APT Breach Brute-force Cyber Security Data leak Hacking Ransomware Spying Spyware Vulnerability

Chinese hackers penetrates Taiwan semiconductor industry, Intel investigates major data leak, and more

Major cybersecurity events on 10th August 2020 (Morning Post): DoppelPaymer ransomware gang targets Coronavirus ventilator manufacturer Boyce Technologies, obstructs production of 300 ventilators per day. 400 Snapdragon vulnerabilities turns 3 billion Android phones into spying tools.

Round Up of Major Breaches and Scams

Chinese hackers have pillaged Taiwan’s semiconductor industry

Taiwan has faced existential conflict with China for its entire existence and has been targeted by China’s state-sponsored hackers for years. But an investigation by one Taiwanese security firm has revealed just how deeply a single group of Chinese hackers was able to penetrate an industry at the core of the Taiwanese economy, pillaging practically its entire semiconductor industry. At the Black Hat security conference, Taiwanese cybersecurity firm CyCraft plan to present new details of a hacking campaign that compromised at least seven Taiwanese chip firms over the past two years.

Intel Is Investigating How Confidential Data Ended Up Online

Intel is investigating the purported leak of more than 20 gigabytes of its proprietary data and source code that a security researcher said came from a data breach earlier this year. The data—which at the time this post went live was publicly available on BitTorrent feeds—contains data that Intel makes available to partners and customers under NDA, a company spokeswoman said. Speaking on background, she said Intel officials don’t believe the data came from a network breach. She also said the company is still trying to determine how current the material is.

Attackers Horn in on MFA Bypass Options for Account Takeovers

An uptick in business email compromise attacks is being attributed to successful compromises of multi-factor authentication (MFA) and conditional access controls, according to researchers. While brute-forcing and password spraying techniques are the most common way to mount account takeovers, more methodical cybercriminals are able to gain access to accounts even with more secure MFA protocols in place.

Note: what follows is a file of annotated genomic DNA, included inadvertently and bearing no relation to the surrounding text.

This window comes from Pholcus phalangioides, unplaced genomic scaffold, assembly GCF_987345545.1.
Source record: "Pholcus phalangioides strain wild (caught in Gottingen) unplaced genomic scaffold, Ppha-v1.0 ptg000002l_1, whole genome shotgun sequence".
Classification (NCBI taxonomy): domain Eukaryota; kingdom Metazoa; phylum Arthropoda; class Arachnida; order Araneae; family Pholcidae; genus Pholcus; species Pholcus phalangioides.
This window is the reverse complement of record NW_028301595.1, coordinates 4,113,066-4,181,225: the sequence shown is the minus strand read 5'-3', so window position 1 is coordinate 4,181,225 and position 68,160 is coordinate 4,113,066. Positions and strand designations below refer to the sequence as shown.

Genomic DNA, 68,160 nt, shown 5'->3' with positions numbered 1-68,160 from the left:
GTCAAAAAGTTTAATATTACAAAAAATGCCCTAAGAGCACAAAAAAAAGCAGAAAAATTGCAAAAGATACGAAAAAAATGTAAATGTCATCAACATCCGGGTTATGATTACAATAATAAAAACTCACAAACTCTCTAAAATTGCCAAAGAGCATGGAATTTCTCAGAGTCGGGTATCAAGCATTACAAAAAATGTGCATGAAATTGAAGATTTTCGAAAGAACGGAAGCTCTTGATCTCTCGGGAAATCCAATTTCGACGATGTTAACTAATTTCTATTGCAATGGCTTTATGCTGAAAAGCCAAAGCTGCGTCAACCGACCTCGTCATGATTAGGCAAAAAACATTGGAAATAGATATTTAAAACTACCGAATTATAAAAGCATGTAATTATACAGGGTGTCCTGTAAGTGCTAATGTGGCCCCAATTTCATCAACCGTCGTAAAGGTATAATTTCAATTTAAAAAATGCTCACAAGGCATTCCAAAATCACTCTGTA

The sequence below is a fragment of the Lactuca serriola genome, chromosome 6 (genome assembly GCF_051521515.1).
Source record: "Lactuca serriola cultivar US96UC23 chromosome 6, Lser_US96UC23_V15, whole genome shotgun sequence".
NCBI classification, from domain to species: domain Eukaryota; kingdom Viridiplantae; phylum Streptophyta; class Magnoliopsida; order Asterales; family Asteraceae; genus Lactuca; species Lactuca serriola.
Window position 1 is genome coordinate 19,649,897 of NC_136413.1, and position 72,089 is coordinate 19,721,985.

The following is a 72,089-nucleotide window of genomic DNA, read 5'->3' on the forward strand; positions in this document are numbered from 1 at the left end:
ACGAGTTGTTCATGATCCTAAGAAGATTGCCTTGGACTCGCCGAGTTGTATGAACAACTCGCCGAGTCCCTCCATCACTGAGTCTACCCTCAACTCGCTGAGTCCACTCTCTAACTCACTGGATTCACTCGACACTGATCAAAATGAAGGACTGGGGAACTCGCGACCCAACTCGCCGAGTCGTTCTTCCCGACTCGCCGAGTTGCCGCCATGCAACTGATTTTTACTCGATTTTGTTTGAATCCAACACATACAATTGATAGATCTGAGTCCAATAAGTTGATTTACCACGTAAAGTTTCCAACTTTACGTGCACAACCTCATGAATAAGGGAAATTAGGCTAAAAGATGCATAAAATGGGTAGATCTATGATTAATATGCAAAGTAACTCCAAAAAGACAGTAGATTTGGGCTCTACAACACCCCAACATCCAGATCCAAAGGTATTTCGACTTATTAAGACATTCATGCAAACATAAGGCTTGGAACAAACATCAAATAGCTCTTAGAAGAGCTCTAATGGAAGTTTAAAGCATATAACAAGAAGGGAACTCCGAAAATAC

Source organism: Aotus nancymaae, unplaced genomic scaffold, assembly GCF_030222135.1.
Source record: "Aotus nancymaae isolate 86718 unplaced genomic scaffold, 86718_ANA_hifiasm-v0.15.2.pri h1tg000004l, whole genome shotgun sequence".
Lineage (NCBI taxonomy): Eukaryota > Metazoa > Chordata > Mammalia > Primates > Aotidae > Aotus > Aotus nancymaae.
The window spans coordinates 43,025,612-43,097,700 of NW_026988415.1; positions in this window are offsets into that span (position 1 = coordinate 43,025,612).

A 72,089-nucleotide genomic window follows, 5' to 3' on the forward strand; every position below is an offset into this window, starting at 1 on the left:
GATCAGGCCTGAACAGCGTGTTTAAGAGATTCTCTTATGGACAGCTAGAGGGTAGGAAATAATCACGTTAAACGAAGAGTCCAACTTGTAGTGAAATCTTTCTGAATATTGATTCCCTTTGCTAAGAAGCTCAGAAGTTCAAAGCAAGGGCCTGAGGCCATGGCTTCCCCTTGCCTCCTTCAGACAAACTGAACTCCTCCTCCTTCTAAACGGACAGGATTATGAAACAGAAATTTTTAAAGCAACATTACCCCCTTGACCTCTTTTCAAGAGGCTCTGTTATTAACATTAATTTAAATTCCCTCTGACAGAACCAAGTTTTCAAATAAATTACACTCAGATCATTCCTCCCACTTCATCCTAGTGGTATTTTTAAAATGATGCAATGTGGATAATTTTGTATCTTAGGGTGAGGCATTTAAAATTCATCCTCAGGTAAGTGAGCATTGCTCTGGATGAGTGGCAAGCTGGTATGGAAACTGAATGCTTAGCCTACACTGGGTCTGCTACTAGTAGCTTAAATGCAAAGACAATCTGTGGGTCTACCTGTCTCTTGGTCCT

Round Up of Major Malware and Ransomware Incidents

Ransomware Threatens Production of 300 Ventilators Per Day

The FDA-approved Coronavirus ventilator manufacturer Boyce Technologies has been targeted by ransomware launched by the DoppelPaymer gang, who are threatening to leak data from the company. Cointelegraph has viewed the DoppelPaymer blog, where the gang lists example files of the data stolen during the attack, including sales and purchase orders, assignment forms, among others. The cybercriminals have threatened that more information will be disclosed next week through the site if an undisclosed crypto ransom is not paid by the firm.

Round Up of Major Vulnerabilities and Patches

FBI says an Iranian hacking group is attacking F5 networking devices

A group of elite hackers associated with the Iranian government has been detected attacking the US private and government sector, according to a security alert sent by the FBI last week. While the alert, called a Private Industry Notification, didn’t identify the hackers by name, sources have told ZDNet that the group is tracked by the larger cyber-security community under codenames such as Fox Kitten or Parasite.